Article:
The timing of the final admission for delivery is dependent on the quality of glycemic control throughout pregnancy, the accuracy of dating information gathered during the prenatal visits, and the confirmation of fetal pulmonary maturity by amniocentesis. Delivery may be prompted by fetal distress. Spontaneous labor after 36 weeks may precipitate delivery. However, if spontaneous labor does not occur, labor is induced at 40 to 42 weeks in patients with normoglycemia. The night before labor is induced, the usual dose of basal insulin is administered. Before active labor begins (3 contractions per 10 minutes, each lasting 60 seconds), insulin requirements are high. However, when active labor begins, insulin requirements drop to zero, whereas glucose requirements increase to 2.55 mg per kg per minute. Hourly blood glucose determinations help guide the administration of dextrose and insulin during labor and delivery, as described in Table 8-8. Induction of Labor40 The protocol for blood glucose stabilization before labor induction is as follows. Give the usual bedtime basal insulin the night before, and induce labor in the morning, if possible. Mix oxytocin in 50% isotonic saline, and do not P.381 P.382 begin dextrose infusion until the patient is in active labor or the blood glucose value is less than 70 mg per dL. Proceed toward target glucose infusion rate as labor progresses, as in spontaneous labor. If the blood glucose is more than 120 mg per dL, an alternative protocol for reducing the glucose level is to begin a constant infusion of insulin at a rate of 0.05 U per kg per hour and increase the rate of infusion of insulin until the glucose is stabilized at a level near 10 mg per dL. TABLE 8-8 Labor and Delivery: Insulin and Glucose Requirements Note: The following protocol should be maintained and supervised by a nurse familiar with pregnancy and diabetes. The aim of this protocol is to maintain blood glucose levels in the range of 60â €“100 mg/dL to prevent fetal and maternal hyperglycemia and neonatal hypoglycemia. Procedure: 1. If induction of labor is planned, the patient should take her routine bedtime dose of insulin. However, she should consume no AM food and take no insulin. 2. Patient may have ice chips and clear liquids during labor (no sugar drinks). 3. A heparin lock may be inserted from which one might obtain frequent glucose values (at least hourly). 4. Obtain baseline glucose value (either via blood glucose monitor). 5. Start 18-gauge angiocath IV line, 1,000 mL NS or LR primary IV tubing with three-way stopcock and T-connector. This will serve as the mainline IV. Have D10NS available ready to hang if blood glucose levels drop <60 mg/dL. 6. If blood glucose is 60–100 mg/dL, piggyback D5W IV at 100 mL/h (see below). The mainline IV rate may continue at any rate chosen by the physician. The rate may be reduced if fluid restriction is needed or increased if the patient becomes hypotensive or requires a more rapid infusion of fluids for any reason. 7. If blood glucose is <60 mg/dL, piggyback D10NS into mainline with IV pump at 100 mL/h. Set limit at 17 mL (amount to be infused in 10 min), and recheck blood glucose; continue checking glucose values after every 17 mL of D10NS is infused (i.e., every 10 min). Once the blood glucose is >60 mg/dL, resume D5NS or D5LR at 100 mL/h (see below). 8. If blood glucose is 90–120 mg/dL, maintain NS or LR infusion at Unfiled Notes Page 16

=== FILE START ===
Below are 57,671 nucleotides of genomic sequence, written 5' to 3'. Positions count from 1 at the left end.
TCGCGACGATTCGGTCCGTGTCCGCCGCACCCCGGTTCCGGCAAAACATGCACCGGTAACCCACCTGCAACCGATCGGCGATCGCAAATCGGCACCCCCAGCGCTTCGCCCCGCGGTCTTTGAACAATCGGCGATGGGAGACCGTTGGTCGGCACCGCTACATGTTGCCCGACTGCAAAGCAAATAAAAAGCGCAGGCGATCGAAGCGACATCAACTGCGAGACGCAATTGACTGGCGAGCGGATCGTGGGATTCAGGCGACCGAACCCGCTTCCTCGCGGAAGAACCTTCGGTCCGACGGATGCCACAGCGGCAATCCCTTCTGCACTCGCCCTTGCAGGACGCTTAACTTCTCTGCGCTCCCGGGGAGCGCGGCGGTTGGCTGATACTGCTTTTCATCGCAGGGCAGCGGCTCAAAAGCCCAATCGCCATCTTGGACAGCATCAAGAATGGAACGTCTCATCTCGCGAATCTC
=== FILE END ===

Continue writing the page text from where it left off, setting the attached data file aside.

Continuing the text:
8. If blood glucose is 90–120 mg/dL, maintain NS or LR infusion at 100 mL/h or prescribed rate and no insulin is required. 9. If blood glucose is 120–140 mg/dL, give 4 U of regular insulin via IVP. If blood glucose is 141–180 mg/dL, give 5 U regular insulin IVP. If blood glucose is >181 mg/dL, give 6 U regular insulin IVP (see below). Continue to infuse NS or LR as above. (Note: During labor, always give insulin by intravenous perfusion, IVP). 10. Continue the above procedure throughout labor and delivery. 11. Continue fasting and 1-h postprandial blood glucose during postpartum phase in the hospital. Call physician if the blood glucose is <60 or >180 mg/dL. 12. Protocol for adjusting intrapartum IV solutions and insulin administration during labor and delivery is as follows: Blood Glucose Value (mg/dL)